Posts Tagged ‘Orthodox jurisdictions’

As commonly used in reference to Orthodoxy and Eastern Catholicism — broadly considered (I can’t speak about other Churches) — in the Western world, the informal noun jurisdiction seems to indicate a particular ethnic, national, and/or patriarchate’s Church in a given country, region, or continent(s) … considered a part of The One Single Orthodox Church [or “The Catholic Church,” in ECs’ case], completely sharing the same doctrine and Faith, “In Full Communion” and not separate “denominations.”  (However, the term may also be used, less commonly, in connection with “non-canonical” groups.)  I believe the term in this usage is so prominent in the West because, due to “overlapping” (or disagreement regarding … jurisdiction), there are so many here, more per square mile than in ‘the Eastern world’ where Orthodox Church structures are mostly integrated in one way or another.

I’m describing this very carefully.  Technically, any Ruling Hierarch’s area or class of responsibility might be (and sometimes IS) called his jurisdiction, or for Greek words, his eparchy (“to rule over”) or omophorion (his liturgical-vestment stole, essentially, symbolic of his shepherding [like a Latin metropolitan-archbishop’s pallium]).  However, I believe in common, colloquial discussion, the term is rather used as I stated above.  This may be because any local bishoprics within “a jurisdiction” are perceived as being able to “come and go” over time, as with their boundaries, while “the jurisdiction” itself — in this case a parent body if you will — has had a longer existence, and often a more stable or knowable one, especially in the eyes of people less familiar with the jurisdiction under discussion at this or that moment.

I said “a particular ethnic, national, or patriarchate’s Church” generically, too.  A “jurisdiction” in fact may be a Bishopric, a cluster of Bishoprics, or one or more parishes overseen in some other way.  To flesh this out, in the United States and Canada, the following are currently clusters of Bishoprics commonly described as (“canonical”) jurisdictions:

  • The Autocephalous Orthodox Church in America (OCA), consisting of 11 “territorial” dioceses (one called an Exarchate), 3 additional “ethnic” dioceses (these latter may also sometimes be referred to as “jurisdictions,” even though they are parts of The OCA), and 3 parishes in Australia;
  • the Antiochian Archdiocese of North America, structured as 9 territorial dioceses, as well as the overlapping Western Rite Vicariate;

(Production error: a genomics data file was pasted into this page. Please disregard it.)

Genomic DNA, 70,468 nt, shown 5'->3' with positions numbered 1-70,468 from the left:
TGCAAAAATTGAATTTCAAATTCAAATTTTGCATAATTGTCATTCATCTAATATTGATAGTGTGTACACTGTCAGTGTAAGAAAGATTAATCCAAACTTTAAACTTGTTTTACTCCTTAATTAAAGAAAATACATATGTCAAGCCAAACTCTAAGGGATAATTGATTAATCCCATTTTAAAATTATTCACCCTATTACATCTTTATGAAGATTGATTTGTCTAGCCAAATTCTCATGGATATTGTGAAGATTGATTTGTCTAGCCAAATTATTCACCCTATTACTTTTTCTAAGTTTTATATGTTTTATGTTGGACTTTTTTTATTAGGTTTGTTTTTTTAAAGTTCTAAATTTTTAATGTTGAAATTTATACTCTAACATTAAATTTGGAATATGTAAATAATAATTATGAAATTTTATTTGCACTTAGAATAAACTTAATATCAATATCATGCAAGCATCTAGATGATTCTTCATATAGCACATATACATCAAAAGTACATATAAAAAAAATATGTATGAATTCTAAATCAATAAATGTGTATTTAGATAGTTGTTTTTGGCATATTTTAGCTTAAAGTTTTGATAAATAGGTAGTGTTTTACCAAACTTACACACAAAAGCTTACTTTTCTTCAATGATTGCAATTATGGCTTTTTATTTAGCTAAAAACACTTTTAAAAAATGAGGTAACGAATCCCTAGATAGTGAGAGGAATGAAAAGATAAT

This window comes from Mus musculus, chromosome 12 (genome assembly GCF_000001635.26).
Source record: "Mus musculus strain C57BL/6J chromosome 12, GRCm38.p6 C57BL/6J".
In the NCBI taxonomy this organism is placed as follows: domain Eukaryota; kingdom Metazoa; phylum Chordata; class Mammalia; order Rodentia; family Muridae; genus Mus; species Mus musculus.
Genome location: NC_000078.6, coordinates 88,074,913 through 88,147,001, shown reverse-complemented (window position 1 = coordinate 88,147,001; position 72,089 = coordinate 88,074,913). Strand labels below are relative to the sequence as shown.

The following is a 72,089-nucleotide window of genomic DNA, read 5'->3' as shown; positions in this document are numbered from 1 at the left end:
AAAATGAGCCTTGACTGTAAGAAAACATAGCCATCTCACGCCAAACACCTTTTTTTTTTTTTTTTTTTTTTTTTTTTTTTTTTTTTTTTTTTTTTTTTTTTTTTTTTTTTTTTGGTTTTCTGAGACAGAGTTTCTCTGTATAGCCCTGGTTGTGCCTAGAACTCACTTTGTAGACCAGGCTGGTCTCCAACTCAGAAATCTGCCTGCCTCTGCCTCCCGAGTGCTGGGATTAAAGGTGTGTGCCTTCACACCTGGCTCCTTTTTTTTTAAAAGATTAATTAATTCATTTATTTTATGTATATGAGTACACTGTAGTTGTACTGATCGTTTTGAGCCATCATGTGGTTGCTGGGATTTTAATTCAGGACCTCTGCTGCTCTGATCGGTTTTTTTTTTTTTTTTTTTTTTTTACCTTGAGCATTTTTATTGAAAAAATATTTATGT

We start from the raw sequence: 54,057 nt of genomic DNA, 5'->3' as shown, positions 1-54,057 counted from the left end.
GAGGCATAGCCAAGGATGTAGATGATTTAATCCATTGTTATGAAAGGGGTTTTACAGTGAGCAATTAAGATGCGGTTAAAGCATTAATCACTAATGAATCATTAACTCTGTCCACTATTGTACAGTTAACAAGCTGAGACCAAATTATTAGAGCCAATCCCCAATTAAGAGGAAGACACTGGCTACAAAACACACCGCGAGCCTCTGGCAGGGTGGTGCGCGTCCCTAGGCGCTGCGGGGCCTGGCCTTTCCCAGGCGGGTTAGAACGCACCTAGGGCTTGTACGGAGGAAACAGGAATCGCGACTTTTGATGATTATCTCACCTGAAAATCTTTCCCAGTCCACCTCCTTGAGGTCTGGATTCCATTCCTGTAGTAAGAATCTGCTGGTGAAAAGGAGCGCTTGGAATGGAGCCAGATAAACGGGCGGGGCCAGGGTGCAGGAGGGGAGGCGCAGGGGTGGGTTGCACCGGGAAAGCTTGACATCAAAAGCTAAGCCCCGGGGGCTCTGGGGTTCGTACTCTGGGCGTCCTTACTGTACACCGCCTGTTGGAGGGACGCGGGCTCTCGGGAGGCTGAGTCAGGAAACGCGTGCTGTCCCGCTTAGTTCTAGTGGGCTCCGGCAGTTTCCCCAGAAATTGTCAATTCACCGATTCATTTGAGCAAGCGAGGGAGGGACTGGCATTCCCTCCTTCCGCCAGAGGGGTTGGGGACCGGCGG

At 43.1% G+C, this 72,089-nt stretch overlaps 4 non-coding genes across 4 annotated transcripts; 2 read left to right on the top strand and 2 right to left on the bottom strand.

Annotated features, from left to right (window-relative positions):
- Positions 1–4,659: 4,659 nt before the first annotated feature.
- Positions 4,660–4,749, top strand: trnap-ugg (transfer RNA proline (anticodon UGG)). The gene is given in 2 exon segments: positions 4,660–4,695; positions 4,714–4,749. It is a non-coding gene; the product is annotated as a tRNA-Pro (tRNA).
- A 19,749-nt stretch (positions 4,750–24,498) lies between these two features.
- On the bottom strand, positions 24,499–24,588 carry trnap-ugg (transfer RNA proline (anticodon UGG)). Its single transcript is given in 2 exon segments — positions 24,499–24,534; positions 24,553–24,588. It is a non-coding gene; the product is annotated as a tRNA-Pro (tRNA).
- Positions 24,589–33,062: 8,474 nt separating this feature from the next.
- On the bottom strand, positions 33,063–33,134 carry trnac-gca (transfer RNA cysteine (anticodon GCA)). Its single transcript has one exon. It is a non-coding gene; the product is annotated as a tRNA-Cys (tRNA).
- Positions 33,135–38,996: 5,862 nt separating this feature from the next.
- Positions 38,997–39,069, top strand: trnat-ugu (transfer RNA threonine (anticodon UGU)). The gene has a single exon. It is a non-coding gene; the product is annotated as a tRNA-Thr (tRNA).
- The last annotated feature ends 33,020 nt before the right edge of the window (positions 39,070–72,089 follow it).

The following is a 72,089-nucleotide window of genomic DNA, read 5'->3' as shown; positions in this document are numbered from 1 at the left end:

• the Greek Archdiocese of America, consisting of 8 metropolises (local/regional bishoprics), a Direct Archdiocesan District, the overlapping “Vicariate for Palestinian/Jordanian Communities in the USA” (which may also be referred to as “a jurisdiction”); and a Patriarchal monastery with its dependent monasteries, parishes, and missions in the U.S. and Belize, Central America;
  • the Ukrainian Orthodox Church of the USA, with 3 eparchies;
  • the Ukrainian Orthodox Church of Canada, also with 3 eparchies;
  • The Serbian Orthodox Church in North and South America, with 4 dioceses in the U.S. and one in Canada; and
  • the Russian Orthodox Church Outside of Russia (ROCOR), with 3 dioceses in the U.S., one in Canada, 2 in Western Europe, one each in Australasia and Russia, along with an “ecclesiastical mission” in Jerusalem, a cluster of parishes in South America, and an Old Rite (Old Believer) parish administered by a vicar-bishop (auxiliary) of the First Hierarch (primate) of ROCOR.

The following are currently single Bishoprics commonly described as (“canonical”) jurisdictions:

The following are currently other parish structures commonly described as (“canonical”) jurisdictions:

  • The Patriarchal Parishes of the Russian Orthodox Church in the USA, administered by a vicar-bishop (auxiliary) of the Patriarch of Moscow, and
  • the Patriarchal Parishes of the Russian Orthodox Church in Canada, also administered by a vicar-bishop (auxiliary) of the Patriarch of Moscow.

How are they (within “canonical” Orthodoxy) different from denominations?  Due in part to unfamiliarity, rough analogies, and/or misinformation, Orthodoxy is widely considered “a family of churches,” compared to the Oriental Churches or the historic Anglican Communion, contrasted with the Papacy of Rome, etc.  But I believe Holy Tradition from within Orthodoxy views it as a single Church, subdivided into Patriarchates and other Autocephalous Churches, just as these are further comprised of Autonomous, Semi-Autonomous, and other local Churches — ecclesiastical provinces and bishoprics, generically speaking.  We Westerners aren’t used to thinking of a single Church including more than one ‘effective’ Patriarch, who “does not submit to another patriarch,” since the Patriarch of Rome is effectively “more equal” than his Eastern Catholic and other Latin Patriarchs … with whom most Westerners are unfamiliar anyway!  (This isn’t a put-down of Catholicism in this case, merely an observation.)  Orthodoxy has no human ‘top dog’ able to force other Bishops to his will “under pain of excommunication” the same way Rome has, “merely” a First Among Equals — the same for over 1,600 years.